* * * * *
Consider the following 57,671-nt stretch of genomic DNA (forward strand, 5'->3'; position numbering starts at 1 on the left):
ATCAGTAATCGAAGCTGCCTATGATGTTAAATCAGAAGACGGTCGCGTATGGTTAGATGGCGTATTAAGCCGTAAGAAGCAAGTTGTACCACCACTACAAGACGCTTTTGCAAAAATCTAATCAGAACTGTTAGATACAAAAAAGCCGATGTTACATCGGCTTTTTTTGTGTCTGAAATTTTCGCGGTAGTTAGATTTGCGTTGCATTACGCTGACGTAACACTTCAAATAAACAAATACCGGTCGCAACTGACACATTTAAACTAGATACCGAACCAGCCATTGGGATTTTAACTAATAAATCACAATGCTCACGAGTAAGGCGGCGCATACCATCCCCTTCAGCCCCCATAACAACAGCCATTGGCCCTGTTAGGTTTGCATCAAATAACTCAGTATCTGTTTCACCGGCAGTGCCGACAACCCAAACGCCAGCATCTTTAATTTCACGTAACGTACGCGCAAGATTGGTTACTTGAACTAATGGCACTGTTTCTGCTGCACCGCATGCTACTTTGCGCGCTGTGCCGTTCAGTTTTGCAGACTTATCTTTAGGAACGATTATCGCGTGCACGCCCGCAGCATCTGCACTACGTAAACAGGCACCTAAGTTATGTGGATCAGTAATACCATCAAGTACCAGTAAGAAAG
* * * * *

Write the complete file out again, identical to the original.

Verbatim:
Consider the following 57,671-nt stretch of genomic DNA (forward strand, 5'->3'; position numbering starts at 1 on the left):
ATCAGTAATCGAAGCTGCCTATGATGTTAAATCAGAAGACGGTCGCGTATGGTTAGATGGCGTATTAAGCCGTAAGAAGCAAGTTGTACCACCACTACAAGACGCTTTTGCAAAAATCTAATCAGAACTGTTAGATACAAAAAAGCCGATGTTACATCGGCTTTTTTTGTGTCTGAAATTTTCGCGGTAGTTAGATTTGCGTTGCATTACGCTGACGTAACACTTCAAATAAACAAATACCGGTCGCAACTGACACATTTAAACTAGATACCGAACCAGCCATTGGGATTTTAACTAATAAATCACAATGCTCACGAGTAAGGCGGCGCATACCATCCCCTTCAGCCCCCATAACAACAGCCATTGGCCCTGTTAGGTTTGCATCAAATAACTCAGTATCTGTTTCACCGGCAGTGCCGACAACCCAAACGCCAGCATCTTTAATTTCACGTAACGTACGCGCAAGATTGGTTACTTGAACTAATGGCACTGTTTCTGCTGCACCGCATGCTACTTTGCGCGCTGTGCCGTTCAGTTTTGCAGACTTATCTTTAGGAACGATTATCGCGTGCACGCCCGCAGCATCTGCACTACGTAAACAGGCACCTAAGTTATGTGGATCAGTAATACCATCAAGTACCAGTAAGAAAG